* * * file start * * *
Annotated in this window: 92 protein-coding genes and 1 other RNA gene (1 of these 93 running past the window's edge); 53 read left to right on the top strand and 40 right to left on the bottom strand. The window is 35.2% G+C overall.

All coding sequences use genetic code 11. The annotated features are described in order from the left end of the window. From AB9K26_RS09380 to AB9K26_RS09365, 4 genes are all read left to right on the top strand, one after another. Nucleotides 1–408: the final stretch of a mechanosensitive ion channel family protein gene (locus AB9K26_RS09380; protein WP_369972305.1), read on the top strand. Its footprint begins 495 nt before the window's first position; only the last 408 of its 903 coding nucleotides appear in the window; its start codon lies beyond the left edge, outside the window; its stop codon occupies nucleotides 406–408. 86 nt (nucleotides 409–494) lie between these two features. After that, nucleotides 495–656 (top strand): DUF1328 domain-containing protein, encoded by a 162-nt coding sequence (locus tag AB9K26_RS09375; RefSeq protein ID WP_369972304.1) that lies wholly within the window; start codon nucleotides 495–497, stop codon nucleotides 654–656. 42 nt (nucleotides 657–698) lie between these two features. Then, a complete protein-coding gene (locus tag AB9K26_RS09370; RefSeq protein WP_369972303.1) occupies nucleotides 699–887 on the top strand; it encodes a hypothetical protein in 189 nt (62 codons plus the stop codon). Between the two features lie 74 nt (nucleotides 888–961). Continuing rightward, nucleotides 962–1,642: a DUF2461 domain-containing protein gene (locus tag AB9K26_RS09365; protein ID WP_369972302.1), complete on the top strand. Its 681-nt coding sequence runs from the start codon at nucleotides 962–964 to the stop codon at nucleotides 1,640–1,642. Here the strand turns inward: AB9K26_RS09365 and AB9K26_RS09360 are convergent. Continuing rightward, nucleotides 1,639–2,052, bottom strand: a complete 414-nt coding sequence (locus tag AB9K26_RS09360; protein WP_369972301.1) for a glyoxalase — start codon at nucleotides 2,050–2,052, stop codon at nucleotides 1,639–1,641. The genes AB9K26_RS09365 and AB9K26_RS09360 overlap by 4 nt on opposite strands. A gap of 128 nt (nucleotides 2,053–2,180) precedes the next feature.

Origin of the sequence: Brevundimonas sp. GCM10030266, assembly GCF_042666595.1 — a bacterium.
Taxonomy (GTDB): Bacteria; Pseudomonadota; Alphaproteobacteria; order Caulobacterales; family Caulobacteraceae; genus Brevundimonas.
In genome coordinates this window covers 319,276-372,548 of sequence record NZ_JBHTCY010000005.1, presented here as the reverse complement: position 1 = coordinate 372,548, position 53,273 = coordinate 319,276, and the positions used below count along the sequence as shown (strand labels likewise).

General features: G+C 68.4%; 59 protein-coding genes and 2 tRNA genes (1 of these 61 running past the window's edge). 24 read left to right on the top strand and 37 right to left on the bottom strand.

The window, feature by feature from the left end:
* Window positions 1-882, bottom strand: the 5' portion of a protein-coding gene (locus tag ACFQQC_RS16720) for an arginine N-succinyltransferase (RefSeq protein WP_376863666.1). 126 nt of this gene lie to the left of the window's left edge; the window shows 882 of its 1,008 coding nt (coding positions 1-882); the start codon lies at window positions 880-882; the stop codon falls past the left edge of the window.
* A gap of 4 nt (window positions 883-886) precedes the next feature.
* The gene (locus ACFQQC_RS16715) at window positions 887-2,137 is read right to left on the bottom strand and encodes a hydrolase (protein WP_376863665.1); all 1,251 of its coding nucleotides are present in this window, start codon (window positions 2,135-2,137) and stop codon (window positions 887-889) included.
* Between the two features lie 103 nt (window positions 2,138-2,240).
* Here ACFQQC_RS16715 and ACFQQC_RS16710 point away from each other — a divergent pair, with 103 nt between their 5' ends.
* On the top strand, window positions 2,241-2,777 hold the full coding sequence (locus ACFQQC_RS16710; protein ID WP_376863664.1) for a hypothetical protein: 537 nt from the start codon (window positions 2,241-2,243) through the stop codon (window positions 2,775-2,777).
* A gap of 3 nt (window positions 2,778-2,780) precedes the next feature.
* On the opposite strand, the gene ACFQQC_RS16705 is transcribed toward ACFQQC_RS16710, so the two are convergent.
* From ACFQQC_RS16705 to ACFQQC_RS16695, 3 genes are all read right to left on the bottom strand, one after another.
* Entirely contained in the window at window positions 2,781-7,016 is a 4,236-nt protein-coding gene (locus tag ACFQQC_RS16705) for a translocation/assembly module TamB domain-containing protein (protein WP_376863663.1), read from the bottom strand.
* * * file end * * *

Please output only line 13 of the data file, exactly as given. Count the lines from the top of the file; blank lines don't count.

* On the top strand, window positions 2,241-2,777 hold the full coding sequence (locus ACFQQC_RS16710; protein ID WP_376863664.1) for a hypothetical protein: 537 nt from the start codon (window positions 2,241-2,243) through the stop codon (window positions 2,775-2,777).